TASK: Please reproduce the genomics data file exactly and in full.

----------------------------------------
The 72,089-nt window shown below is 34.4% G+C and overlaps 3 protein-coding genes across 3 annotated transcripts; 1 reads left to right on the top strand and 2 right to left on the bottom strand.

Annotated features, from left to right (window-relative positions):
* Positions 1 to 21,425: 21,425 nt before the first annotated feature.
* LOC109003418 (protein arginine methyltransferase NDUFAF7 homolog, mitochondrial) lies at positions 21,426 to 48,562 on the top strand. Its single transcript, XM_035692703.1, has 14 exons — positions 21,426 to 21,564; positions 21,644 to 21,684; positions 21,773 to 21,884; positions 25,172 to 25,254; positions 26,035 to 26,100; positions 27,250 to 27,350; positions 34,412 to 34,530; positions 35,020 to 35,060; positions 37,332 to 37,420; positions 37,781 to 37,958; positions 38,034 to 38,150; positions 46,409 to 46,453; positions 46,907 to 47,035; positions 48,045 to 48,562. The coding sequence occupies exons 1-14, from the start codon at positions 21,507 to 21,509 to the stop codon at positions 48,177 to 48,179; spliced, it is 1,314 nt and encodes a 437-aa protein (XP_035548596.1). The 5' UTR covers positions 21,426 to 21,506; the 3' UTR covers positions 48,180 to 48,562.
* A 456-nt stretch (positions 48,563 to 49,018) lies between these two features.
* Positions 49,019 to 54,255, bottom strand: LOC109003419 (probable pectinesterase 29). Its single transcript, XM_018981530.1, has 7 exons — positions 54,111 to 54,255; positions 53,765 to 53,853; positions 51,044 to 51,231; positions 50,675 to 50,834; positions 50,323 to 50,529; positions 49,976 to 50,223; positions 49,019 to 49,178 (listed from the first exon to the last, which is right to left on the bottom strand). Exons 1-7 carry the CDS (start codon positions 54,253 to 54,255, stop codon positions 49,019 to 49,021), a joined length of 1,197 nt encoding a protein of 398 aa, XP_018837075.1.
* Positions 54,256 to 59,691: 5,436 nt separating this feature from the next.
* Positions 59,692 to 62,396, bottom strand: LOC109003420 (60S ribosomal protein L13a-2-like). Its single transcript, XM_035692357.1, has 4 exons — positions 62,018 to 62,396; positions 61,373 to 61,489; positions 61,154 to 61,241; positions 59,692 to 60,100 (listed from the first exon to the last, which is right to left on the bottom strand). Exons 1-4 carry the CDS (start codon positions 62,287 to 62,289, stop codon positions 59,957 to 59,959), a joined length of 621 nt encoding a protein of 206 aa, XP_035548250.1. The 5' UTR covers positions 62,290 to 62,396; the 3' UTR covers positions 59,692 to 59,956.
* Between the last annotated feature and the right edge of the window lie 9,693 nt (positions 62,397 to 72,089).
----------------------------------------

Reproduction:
The 72,089-nt window shown below is 34.4% G+C and overlaps 3 protein-coding genes across 3 annotated transcripts; 1 reads left to right on the top strand and 2 right to left on the bottom strand.

Annotated features, from left to right (window-relative positions):
* Positions 1 to 21,425: 21,425 nt before the first annotated feature.
* LOC109003418 (protein arginine methyltransferase NDUFAF7 homolog, mitochondrial) lies at positions 21,426 to 48,562 on the top strand. Its single transcript, XM_035692703.1, has 14 exons — positions 21,426 to 21,564; positions 21,644 to 21,684; positions 21,773 to 21,884; positions 25,172 to 25,254; positions 26,035 to 26,100; positions 27,250 to 27,350; positions 34,412 to 34,530; positions 35,020 to 35,060; positions 37,332 to 37,420; positions 37,781 to 37,958; positions 38,034 to 38,150; positions 46,409 to 46,453; positions 46,907 to 47,035; positions 48,045 to 48,562. The coding sequence occupies exons 1-14, from the start codon at positions 21,507 to 21,509 to the stop codon at positions 48,177 to 48,179; spliced, it is 1,314 nt and encodes a 437-aa protein (XP_035548596.1). The 5' UTR covers positions 21,426 to 21,506; the 3' UTR covers positions 48,180 to 48,562.
* A 456-nt stretch (positions 48,563 to 49,018) lies between these two features.
* Positions 49,019 to 54,255, bottom strand: LOC109003419 (probable pectinesterase 29). Its single transcript, XM_018981530.1, has 7 exons — positions 54,111 to 54,255; positions 53,765 to 53,853; positions 51,044 to 51,231; positions 50,675 to 50,834; positions 50,323 to 50,529; positions 49,976 to 50,223; positions 49,019 to 49,178 (listed from the first exon to the last, which is right to left on the bottom strand). Exons 1-7 carry the CDS (start codon positions 54,253 to 54,255, stop codon positions 49,019 to 49,021), a joined length of 1,197 nt encoding a protein of 398 aa, XP_018837075.1.
* Positions 54,256 to 59,691: 5,436 nt separating this feature from the next.
* Positions 59,692 to 62,396, bottom strand: LOC109003420 (60S ribosomal protein L13a-2-like). Its single transcript, XM_035692357.1, has 4 exons — positions 62,018 to 62,396; positions 61,373 to 61,489; positions 61,154 to 61,241; positions 59,692 to 60,100 (listed from the first exon to the last, which is right to left on the bottom strand). Exons 1-4 carry the CDS (start codon positions 62,287 to 62,289, stop codon positions 59,957 to 59,959), a joined length of 621 nt encoding a protein of 206 aa, XP_035548250.1. The 5' UTR covers positions 62,290 to 62,396; the 3' UTR covers positions 59,692 to 59,956.
* Between the last annotated feature and the right edge of the window lie 9,693 nt (positions 62,397 to 72,089).